Updated at 7:18 p.m. Wednesday, Dec. 16, 2015 to clarify that it is the board of trustees that is authorized to appoint the Holyoke Soldiers’ Home superintendent. But state Rep. Aaron Vega said he still favors having a search committee appointed to solicit candidates and increase community involvement.
This story elaborates on an article published at 5:19 p.m. Wednesday, Dec. 16, 2015:Holyoke Soldiers’ Home losing Superintendent Paul Barabani, other top officials
HOLYOKE — State Rep. Aaron M. Vega said Wednesday complaints had arisen recently questioning state support of the Holyoke Soldiers’ Home, but the announcements of departures of three top officials, including Superintendent Paul Barabani, still were surprising.
“I was surprised. I had heard that there were some issues,” said Vega, D-Holyoke.
Barabani, without providing further details, said Wednesday that himself, Deputy Superintendent John Paradis and Steven E. Como, chairman of the board of trustees, all announced intentions to leave this week.
Vega said in a phone interview he wanted to speak with Barabani before discussing specifics in relation to complaints about state support of the Soldiers’ Home.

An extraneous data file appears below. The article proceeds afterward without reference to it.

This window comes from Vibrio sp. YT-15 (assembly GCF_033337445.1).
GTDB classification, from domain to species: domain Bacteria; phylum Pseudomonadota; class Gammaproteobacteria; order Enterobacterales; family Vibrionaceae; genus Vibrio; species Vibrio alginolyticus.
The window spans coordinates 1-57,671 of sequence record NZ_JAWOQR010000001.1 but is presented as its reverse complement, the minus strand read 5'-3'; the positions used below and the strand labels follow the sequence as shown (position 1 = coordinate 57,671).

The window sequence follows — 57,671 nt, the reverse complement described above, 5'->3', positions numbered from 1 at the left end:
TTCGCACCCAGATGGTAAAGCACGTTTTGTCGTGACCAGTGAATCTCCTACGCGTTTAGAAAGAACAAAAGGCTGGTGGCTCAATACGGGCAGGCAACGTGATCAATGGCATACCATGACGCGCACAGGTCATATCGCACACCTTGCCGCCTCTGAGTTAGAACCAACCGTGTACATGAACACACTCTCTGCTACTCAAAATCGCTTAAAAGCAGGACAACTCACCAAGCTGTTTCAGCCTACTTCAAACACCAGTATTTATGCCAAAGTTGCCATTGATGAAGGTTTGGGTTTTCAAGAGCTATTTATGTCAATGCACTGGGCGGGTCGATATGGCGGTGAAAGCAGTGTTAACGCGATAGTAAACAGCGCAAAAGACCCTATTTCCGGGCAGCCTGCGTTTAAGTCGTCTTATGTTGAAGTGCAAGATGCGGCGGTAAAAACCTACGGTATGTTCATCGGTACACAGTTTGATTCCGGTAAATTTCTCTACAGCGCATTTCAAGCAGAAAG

Barabani, 64, who has been superintendent for four years, said his decision was an intent to retire in January. He said Paradis and Como resigned and that all of the decisions were announced this week.
Vega said that though the board of trustees is authorized to appoint the Soldiers’ Home superintendent, he will urge that instead a search committee be established to solicit candidates.
“I think getting community involvement is good. Also, the veterans there come from all over, so everyone has a stake in the Soldiers’ Home, not just Holyoke,” Vega said.
Barabani said he would remain until the federal Veterans Administration does its annual assessment of the Soldiers’ Home in January.
He referred further questions, such as whether the officials’ departures were over disputes with the state, to the state Department of Veterans Services. Barabani became superintendent in February 2011.
The seven-member board of trustees oversees the Soldiers’ Home, a state-funded health care facility for veterans established in 1952 on hill on Cherry Street overlooking Interstate 91.